Keep asking ‘why’
‘It's always about the member.’
It’s not enough for Benjamin Teske to know what something is supposed to do.
The director of lending services at $1.6 billion asset America’s First Federal Credit Union in Birmingham, Ala., needs to know why it works that way.
“I want to break everything down to the absolute smallest piece,” Teske says.
Asking “why” helps Teske find the friction that slows lending operations. For example, exploring every angle of the home equity line of credit (HELOC) process has helped America’s First Federal increase production, improve the member experience, and develop an innovative fixed-rate HELOC option.
Teske’s approach was shaped by watching his grandparents run their small excavating company. His grandmother kept the books while his grandfather kept things running smoothly.
They stored everything in its proper place and treated everyone with respect.
“They had a huge impact on my life by teaching me to do right by people,” Teske says.
Teske got a job at America’s First Federal while attending college, but his plan was to work at a big bank. That plan shifted as he realized that doing right by people meant staying at the credit union.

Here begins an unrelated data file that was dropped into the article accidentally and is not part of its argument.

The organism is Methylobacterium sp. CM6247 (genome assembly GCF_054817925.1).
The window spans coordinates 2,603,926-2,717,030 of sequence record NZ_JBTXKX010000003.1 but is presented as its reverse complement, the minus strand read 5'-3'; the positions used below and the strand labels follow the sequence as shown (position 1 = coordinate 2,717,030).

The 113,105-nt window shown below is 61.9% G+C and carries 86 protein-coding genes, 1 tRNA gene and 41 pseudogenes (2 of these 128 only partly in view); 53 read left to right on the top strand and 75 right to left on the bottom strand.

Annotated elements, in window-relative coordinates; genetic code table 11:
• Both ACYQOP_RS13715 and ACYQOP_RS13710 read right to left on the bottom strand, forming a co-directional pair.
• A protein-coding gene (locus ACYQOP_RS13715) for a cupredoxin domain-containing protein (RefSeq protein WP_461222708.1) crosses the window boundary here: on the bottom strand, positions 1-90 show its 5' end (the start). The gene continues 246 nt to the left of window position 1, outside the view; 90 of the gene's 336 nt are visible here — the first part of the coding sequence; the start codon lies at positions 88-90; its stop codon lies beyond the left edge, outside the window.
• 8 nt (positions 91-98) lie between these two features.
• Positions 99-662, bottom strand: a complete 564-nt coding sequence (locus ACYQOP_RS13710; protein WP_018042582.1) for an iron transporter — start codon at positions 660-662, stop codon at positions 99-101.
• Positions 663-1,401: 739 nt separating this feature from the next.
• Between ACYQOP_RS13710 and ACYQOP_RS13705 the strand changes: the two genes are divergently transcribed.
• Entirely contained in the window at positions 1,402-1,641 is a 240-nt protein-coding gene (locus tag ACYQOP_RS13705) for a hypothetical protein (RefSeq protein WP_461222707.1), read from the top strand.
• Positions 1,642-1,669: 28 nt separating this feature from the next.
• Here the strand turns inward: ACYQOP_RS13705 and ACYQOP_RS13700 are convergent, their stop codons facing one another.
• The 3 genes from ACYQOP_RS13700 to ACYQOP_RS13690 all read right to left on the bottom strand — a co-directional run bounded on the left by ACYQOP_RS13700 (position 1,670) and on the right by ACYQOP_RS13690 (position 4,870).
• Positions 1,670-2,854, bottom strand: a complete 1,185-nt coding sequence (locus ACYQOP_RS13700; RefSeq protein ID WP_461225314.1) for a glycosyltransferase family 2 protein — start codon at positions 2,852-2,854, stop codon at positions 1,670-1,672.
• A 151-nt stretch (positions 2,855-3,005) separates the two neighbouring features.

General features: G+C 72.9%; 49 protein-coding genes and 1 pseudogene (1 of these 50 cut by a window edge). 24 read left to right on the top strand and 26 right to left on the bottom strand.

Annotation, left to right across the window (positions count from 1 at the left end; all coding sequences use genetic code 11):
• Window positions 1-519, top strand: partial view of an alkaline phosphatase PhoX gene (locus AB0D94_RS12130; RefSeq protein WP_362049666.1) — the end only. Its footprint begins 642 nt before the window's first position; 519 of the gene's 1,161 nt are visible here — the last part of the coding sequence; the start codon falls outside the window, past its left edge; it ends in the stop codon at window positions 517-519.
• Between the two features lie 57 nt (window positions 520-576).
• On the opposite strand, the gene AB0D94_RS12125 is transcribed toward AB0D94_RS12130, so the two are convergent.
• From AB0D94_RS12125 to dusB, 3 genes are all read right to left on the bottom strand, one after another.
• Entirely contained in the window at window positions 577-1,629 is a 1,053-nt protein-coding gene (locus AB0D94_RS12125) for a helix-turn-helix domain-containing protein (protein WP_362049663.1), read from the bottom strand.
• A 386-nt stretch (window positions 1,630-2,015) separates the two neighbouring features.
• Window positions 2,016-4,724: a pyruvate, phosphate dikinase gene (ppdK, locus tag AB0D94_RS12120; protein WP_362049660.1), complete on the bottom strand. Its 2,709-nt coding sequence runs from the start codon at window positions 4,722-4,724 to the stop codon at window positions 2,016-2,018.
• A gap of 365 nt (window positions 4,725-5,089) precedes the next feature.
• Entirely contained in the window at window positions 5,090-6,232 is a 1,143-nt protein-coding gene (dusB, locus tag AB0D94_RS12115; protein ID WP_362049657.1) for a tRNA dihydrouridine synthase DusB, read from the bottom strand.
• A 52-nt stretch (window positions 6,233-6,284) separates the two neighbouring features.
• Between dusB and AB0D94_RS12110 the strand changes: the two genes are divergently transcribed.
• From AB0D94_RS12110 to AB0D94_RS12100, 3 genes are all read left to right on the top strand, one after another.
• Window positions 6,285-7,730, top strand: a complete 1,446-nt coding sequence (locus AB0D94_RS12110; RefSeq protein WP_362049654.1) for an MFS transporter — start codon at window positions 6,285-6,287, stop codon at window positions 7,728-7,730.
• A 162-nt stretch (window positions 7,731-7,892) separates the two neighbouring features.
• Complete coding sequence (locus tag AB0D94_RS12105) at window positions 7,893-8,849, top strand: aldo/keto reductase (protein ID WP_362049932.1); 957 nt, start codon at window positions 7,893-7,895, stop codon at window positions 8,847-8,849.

Serving as acting CEO for a struggling credit union in conservatorship offered on-the-job training and deepened his understanding of how decisions affect members.
“What is different about credit unions is that it’s always about the member,” Teske says. “What’s kept me here is the organization’s love for employees, community, and the members’ lives we invest in.”
Teske and his wife, Amy, also had a plan for their family life. Then their newborn triplets spent three months in neonatal intensive care.
That shifted their focus to appreciating the unpredictable gifts that now come from having an eight-year-old daughter, four-year-old triplet sons, and a two-year-old son.
“I really feed off their energy and excitement and love for life,” Teske says.
Teske pays it forward as president of the Junior Board for United Ability, a Birmingham non-profit that benefits children and adults with disabilities. He’s also active in other charities.
Whether he’s working in the community or at the credit union, he’ll keep asking “why” to make things better.